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Desire to end human trafficking inspires sisters to go on pilgrimage

Desire to end human trafficking inspires sisters to go on pilgrimage

Desire to end human trafficking inspires sisters to go on pilgrimage

11 August 2017

Captain Melanie Holland is preparing to trek 280km of the Camino de Santiago this month, to raise funds for anti-human trafficking programs in Cambodia.

By Simone Worthing

“This is an opportunity to be part of the solution,” said Major Melanie-Anne Holland who, later this month, will trek 280km of the Camino de Santiago (Way of St James) in Spain to raise awareness and funds to battle the global scourge of human trafficking.

Major Melanie, Corps Officer at Gosford on the NSW Central Coast, will walk with her sister, Juanita McMillan, who attends the Rouse Hill Corps in Sydney.

The pilgrimage trek is organised by The Salvation Army’s partner, Project Futures – an organisation dedicated to raise awareness and funds to prevent human trafficking and slavery, as well as support and empower those affected by these insidious crimes. Project Futures has helped support The Salvation Army’s Trafficking and Slavery Safe House in Sydney since 2009, and continues its active support today.

Major Melanie and Juanita will join the trek participants in each raising $2500, with funds going to the work of Project Futures in Cambodia through the Cambodian Children’s Trust. This Trust is a community development organisation in Battambang, Cambodia, that operates a holistic range of services that prevent vulnerable children and their families from being exploited, subjected to forced labour, begging or being trafficked into orphanages.

The Camino de Santiago winds through the Pyrenees Mountains in Southern France and across Northern Spain, finishing at the Cathedral of Santiago de Compostela in Galicia, where tradition has it that the remains of the apostle James are buried.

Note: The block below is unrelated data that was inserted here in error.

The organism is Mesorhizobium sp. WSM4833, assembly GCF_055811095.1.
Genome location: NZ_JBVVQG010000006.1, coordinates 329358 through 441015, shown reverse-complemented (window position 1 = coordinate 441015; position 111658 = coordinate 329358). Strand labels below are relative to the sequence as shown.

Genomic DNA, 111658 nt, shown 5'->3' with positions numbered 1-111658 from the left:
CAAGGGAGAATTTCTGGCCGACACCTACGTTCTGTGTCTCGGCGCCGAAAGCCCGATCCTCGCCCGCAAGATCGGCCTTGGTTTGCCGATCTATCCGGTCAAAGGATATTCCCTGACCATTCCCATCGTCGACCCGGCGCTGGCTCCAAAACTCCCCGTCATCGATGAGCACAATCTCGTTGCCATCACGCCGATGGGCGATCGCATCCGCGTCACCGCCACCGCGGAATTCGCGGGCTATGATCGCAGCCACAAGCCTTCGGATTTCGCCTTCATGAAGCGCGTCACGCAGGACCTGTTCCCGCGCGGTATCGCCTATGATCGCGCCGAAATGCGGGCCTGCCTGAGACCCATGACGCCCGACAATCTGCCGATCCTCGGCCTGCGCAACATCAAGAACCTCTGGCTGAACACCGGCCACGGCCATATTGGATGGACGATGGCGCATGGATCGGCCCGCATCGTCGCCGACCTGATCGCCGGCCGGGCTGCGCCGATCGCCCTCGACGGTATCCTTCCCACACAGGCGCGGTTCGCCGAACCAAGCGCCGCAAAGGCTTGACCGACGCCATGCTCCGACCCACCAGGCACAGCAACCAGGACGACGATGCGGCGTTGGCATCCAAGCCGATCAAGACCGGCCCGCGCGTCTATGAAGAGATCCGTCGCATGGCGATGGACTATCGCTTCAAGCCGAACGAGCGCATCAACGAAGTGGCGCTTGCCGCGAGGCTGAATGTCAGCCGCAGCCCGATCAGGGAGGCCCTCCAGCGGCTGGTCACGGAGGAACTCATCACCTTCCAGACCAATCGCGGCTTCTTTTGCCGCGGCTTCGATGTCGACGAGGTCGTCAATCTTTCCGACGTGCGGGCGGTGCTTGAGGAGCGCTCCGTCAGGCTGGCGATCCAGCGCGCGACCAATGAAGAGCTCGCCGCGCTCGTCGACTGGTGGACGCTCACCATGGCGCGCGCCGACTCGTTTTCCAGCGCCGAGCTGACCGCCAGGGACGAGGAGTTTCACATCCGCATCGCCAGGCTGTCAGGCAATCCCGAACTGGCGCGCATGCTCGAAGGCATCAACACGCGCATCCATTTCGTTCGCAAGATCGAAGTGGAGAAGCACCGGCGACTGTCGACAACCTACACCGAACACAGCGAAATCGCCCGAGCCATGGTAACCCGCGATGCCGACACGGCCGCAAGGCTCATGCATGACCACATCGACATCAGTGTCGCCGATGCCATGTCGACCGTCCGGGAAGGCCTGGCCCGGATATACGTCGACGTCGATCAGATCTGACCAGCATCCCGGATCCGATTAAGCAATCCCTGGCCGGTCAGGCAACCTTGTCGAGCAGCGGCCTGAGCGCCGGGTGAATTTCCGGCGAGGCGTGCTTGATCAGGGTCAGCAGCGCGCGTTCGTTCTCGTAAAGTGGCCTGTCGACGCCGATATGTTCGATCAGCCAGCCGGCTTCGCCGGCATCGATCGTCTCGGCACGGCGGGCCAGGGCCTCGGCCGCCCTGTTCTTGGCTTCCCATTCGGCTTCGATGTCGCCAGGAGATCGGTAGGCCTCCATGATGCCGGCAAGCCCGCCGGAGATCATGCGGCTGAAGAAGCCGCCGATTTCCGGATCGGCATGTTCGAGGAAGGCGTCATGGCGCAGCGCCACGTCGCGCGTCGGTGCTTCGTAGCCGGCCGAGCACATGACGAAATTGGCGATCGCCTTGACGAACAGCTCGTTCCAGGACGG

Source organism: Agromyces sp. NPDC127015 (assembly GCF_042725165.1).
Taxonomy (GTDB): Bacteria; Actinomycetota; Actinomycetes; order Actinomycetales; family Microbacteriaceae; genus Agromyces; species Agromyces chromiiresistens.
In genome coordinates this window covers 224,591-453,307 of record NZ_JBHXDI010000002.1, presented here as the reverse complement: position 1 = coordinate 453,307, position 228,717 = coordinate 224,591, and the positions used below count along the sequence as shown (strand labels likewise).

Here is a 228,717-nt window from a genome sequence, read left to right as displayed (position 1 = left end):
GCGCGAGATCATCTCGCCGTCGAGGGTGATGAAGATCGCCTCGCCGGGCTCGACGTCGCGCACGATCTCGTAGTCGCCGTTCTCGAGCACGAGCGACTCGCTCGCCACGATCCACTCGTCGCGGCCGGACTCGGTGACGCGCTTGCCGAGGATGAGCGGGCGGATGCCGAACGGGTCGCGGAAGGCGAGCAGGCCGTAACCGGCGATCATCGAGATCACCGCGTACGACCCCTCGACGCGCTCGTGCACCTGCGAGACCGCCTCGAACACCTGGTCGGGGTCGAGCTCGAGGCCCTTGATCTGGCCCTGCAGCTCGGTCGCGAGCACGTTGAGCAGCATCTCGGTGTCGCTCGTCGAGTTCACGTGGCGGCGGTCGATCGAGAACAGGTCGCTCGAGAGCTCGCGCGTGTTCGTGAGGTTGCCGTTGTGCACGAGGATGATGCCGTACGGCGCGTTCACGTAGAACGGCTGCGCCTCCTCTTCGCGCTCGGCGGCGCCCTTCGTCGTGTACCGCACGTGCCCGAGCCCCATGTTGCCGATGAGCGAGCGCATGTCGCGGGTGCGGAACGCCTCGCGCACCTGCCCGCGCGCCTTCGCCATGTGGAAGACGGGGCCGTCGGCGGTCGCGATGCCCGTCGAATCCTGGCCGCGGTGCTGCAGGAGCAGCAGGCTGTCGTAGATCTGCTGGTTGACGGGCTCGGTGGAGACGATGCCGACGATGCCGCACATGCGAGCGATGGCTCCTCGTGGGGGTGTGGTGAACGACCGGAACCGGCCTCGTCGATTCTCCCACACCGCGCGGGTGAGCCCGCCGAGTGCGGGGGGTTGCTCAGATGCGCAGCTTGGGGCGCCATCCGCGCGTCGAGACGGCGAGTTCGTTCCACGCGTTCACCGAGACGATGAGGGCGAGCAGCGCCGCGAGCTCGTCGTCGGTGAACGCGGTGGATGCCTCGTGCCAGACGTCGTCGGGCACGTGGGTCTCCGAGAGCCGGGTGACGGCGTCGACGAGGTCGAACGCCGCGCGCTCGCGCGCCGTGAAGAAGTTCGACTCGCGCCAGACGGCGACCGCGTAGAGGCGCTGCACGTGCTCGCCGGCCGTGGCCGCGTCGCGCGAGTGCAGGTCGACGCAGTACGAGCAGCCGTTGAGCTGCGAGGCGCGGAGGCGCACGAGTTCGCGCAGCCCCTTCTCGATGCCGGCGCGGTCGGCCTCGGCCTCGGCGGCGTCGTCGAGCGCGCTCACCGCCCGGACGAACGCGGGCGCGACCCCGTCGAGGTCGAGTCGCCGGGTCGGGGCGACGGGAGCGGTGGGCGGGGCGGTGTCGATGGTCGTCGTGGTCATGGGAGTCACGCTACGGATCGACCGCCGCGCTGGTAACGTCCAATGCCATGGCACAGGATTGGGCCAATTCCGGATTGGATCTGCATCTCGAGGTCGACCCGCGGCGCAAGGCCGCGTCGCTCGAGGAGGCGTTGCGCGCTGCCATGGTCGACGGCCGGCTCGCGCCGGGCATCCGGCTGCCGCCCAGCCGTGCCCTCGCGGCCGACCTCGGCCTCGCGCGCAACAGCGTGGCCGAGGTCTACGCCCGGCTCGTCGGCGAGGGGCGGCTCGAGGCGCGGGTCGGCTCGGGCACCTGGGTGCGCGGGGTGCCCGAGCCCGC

“As women of God, we want to contribute to the freedom of others,” says Major Melanie. “One of the verses that inspires us is Galatians 5:13: ‘You, my brothers and sisters, were called to be free. But do not use your freedom to indulge the flesh; rather, serve one another humbly in love.’

“We believe every person is made for freedom and dignity, and we want to be part of realising that for others.”

Major Melanie explains that, in 2013, she was assistant manager for Samaritan Services in Sydney, which included the Safe House. “I became more aware of the issue of human trafficking both overseas and in Australia, and so my motivation for this trek is simple – I want to do something practical about it. We chose this walk because of its spiritual nature. It’s a pilgrimage of prayerfulness, vulnerability and hope and we believe it will stimulate our faith in Jesus.”

Major Melanie and Juanita start their walk on 29 August. The first section they will tackle is from Saint Jean Pied to Logrono over the French Pyrenees to Spain – 160km. The second section is 120km from Sarria to Santiago de Compostela.

“It’s basically a half marathon every day,” Major Melanie explains. “We won’t get there fast, but we will get there! We carry all our own gear, so as part of the pilgrimage we’re learning to shed what is not important.

“We will stay in places along the way that are hostels for pilgrims and serve meals and have showers. This is also part of the ancient principles of resting in the hospitality and grace of God along the way.”

Major Melanie and Juanita have been planning this pilgrimage for the past year. You can follow their journey on their Facebook page – made to be free.

To contribute to their fundraising efforts, go to



  1. WOW, inspiring story

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